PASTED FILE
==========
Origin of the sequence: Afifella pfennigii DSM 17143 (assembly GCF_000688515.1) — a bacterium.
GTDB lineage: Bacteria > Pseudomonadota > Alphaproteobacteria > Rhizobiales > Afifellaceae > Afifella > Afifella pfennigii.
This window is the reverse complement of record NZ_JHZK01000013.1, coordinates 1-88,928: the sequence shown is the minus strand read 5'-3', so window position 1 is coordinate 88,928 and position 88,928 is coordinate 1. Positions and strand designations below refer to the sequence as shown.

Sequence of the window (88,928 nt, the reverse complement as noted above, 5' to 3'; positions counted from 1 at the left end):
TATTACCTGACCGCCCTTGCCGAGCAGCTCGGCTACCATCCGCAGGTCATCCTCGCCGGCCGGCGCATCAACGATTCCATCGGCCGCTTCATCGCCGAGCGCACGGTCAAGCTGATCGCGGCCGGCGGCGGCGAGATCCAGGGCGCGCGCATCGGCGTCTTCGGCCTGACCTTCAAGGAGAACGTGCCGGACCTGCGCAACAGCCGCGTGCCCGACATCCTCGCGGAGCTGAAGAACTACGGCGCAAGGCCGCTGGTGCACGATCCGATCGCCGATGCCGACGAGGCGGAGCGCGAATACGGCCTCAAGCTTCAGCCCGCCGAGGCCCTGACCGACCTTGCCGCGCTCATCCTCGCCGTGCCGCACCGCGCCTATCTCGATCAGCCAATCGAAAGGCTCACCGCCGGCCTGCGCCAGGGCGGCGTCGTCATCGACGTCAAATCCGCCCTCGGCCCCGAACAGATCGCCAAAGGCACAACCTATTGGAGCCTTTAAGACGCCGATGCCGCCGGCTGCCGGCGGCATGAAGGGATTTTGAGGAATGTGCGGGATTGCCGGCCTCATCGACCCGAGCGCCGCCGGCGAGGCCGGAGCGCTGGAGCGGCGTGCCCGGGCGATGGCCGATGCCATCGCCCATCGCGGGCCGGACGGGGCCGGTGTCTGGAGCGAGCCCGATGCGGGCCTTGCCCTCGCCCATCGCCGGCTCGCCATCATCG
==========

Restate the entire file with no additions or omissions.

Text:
Origin of the sequence: Afifella pfennigii DSM 17143 (assembly GCF_000688515.1) — a bacterium.
GTDB lineage: Bacteria > Pseudomonadota > Alphaproteobacteria > Rhizobiales > Afifellaceae > Afifella > Afifella pfennigii.
This window is the reverse complement of record NZ_JHZK01000013.1, coordinates 1-88,928: the sequence shown is the minus strand read 5'-3', so window position 1 is coordinate 88,928 and position 88,928 is coordinate 1. Positions and strand designations below refer to the sequence as shown.

Sequence of the window (88,928 nt, the reverse complement as noted above, 5' to 3'; positions counted from 1 at the left end):
TATTACCTGACCGCCCTTGCCGAGCAGCTCGGCTACCATCCGCAGGTCATCCTCGCCGGCCGGCGCATCAACGATTCCATCGGCCGCTTCATCGCCGAGCGCACGGTCAAGCTGATCGCGGCCGGCGGCGGCGAGATCCAGGGCGCGCGCATCGGCGTCTTCGGCCTGACCTTCAAGGAGAACGTGCCGGACCTGCGCAACAGCCGCGTGCCCGACATCCTCGCGGAGCTGAAGAACTACGGCGCAAGGCCGCTGGTGCACGATCCGATCGCCGATGCCGACGAGGCGGAGCGCGAATACGGCCTCAAGCTTCAGCCCGCCGAGGCCCTGACCGACCTTGCCGCGCTCATCCTCGCCGTGCCGCACCGCGCCTATCTCGATCAGCCAATCGAAAGGCTCACCGCCGGCCTGCGCCAGGGCGGCGTCGTCATCGACGTCAAATCCGCCCTCGGCCCCGAACAGATCGCCAAAGGCACAACCTATTGGAGCCTTTAAGACGCCGATGCCGCCGGCTGCCGGCGGCATGAAGGGATTTTGAGGAATGTGCGGGATTGCCGGCCTCATCGACCCGAGCGCCGCCGGCGAGGCCGGAGCGCTGGAGCGGCGTGCCCGGGCGATGGCCGATGCCATCGCCCATCGCGGGCCGGACGGGGCCGGTGTCTGGAGCGAGCCCGATGCGGGCCTTGCCCTCGCCCATCGCCGGCTCGCCATCATCG